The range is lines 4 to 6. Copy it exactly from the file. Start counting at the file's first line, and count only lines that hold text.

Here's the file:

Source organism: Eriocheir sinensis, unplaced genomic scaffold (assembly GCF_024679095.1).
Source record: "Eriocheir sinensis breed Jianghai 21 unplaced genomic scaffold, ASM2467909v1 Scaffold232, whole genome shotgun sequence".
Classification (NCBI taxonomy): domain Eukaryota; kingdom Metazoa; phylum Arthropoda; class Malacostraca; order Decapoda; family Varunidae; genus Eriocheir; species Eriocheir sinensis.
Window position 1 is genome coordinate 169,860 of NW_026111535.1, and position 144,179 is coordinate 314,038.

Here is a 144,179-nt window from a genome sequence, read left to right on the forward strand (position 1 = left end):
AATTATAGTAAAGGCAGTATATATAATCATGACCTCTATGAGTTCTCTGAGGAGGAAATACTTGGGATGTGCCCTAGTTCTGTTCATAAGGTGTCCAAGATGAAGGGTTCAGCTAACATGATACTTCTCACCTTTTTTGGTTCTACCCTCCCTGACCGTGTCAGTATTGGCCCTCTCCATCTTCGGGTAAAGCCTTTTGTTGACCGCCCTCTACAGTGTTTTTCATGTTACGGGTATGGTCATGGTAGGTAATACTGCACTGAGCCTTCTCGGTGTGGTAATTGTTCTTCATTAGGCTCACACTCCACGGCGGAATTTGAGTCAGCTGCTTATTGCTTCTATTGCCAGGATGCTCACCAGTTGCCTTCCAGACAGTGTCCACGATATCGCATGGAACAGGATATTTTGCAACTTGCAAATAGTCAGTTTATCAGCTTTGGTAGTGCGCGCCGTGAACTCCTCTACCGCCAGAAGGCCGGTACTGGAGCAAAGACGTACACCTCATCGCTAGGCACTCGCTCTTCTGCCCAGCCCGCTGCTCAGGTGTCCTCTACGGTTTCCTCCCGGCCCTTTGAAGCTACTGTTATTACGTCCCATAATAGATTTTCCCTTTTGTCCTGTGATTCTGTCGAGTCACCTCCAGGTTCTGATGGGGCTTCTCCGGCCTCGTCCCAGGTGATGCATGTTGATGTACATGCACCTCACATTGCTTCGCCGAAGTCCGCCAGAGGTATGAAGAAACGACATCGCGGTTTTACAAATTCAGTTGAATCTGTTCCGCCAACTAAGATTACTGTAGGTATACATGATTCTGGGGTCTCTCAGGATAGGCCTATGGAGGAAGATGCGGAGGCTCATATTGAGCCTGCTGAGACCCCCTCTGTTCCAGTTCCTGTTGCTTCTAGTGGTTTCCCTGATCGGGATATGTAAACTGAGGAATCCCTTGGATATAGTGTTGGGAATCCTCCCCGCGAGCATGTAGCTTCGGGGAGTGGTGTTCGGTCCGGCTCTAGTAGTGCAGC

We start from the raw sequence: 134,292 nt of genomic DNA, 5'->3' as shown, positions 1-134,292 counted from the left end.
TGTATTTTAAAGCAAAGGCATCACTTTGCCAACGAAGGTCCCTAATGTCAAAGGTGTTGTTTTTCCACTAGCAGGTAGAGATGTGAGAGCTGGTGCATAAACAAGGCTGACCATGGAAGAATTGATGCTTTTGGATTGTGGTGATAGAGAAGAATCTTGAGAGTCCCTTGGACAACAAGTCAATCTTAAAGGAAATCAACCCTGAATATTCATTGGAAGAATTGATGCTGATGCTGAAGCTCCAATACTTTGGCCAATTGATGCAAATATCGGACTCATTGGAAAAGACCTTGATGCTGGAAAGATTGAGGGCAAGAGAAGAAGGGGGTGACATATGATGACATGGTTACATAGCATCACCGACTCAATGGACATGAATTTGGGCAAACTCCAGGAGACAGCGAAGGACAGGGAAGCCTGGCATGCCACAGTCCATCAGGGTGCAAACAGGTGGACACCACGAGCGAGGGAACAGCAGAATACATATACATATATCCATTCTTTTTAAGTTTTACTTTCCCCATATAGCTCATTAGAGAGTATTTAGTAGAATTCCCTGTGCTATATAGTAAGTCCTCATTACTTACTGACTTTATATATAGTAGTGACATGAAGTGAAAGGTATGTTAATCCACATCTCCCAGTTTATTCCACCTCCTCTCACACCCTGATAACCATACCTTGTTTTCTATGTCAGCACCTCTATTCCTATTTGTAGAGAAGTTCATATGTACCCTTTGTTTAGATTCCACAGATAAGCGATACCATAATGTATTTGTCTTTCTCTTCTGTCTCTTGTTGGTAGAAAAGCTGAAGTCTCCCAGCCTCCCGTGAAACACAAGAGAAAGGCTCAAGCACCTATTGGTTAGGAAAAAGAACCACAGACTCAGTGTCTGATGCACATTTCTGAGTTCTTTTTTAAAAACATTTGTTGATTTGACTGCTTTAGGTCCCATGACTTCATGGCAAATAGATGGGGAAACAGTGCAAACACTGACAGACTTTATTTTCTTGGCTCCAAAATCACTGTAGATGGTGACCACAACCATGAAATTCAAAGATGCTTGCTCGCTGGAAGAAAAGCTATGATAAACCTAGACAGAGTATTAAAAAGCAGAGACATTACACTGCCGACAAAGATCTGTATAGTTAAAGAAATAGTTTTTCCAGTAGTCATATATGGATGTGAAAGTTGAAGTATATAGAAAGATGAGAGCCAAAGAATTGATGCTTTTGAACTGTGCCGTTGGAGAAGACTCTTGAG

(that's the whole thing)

Window position 1 is genome coordinate 169,860 of NW_026111535.1, and position 144,179 is coordinate 314,038.

Here is a 144,179-nt window from a genome sequence, read left to right on the forward strand (position 1 = left end):
AATTATAGTAAAGGCAGTATATATAATCATGACCTCTATGAGTTCTCTGAGGAGGAAATACTTGGGATGTGCCCTAGTTCTGTTCATAAGGTGTCCAAGATGAAGGGTTCAGCTAACATGATACTTCTCACCTTTTTTGGTTCTACCCTCCCTGACCGTGTCAGTATTGGCCCTCTCCATCTTCGGGTAAAGCCTTTTGTTGACCGCCCTCTACAGTGTTTTTCATGTTACGGGTATGGTCATGGTAGGTAATACTGCACTGAGCCTTCTCGGTGTGGTAATTGTTCTTCATTAGGCTCACACTCCACGGCGGAATTTGAGTCAGCTGCTTATTGCTTCTATTGCCAGGATGCTCACCAGTTGCCTTCCAGACAGTGTCCACGATATCGCATGGAACAGGATATTTTGCAACTTGCAAATAGTCAGTTTATCAGCTTTGGTAGTGCGCGCCGTGAACTCCTCTACCGCCAGAAGGCCGGTACTGGAGCAAAGACGTACACCTCATCGCTAGGCACTCGCTCTTCTGCCCAGCCCGCTGCTCAGGTGTCCTCTACGGTTTCCTCCCGGCCCTTTGAAGCTACTGTTATTACGTCCCATAATAGATTTTCCCTTTTGTCCTGTGATTCTGTCGAGTCACCTCCAGGTTCTGATGGGGCTTCTCCGGCCTCGTCCCAGGTGATGCATGTTGATGTACATGCACCTCACATTGCTTCGCCGAAGTCCGCCAGAGGTATGAAGAAACGACATCGCGGTTTTACAAATTCAGTTGAATCTGTTCCGCCAACTAAGATTACTGTAGGTATACATGATTCTGGGGTCTCTCAGGATAGGCCTATGGAGGAAGATGCGGAGGCTCATATTGAGCCTGCTGAGACCCCCTCTGTTCCAGTTCCTGTTGCTTCTAGTGGTTTCCCTGATCGGGATATGTAAACTGAGGAATCCCTTGGATATAGTGTTGGGAATCCTCCCCGCGAGCATGTAGCTTCGGGGAGTGGTGTTCGGTCCGGCTCTAGTAGTGCAGC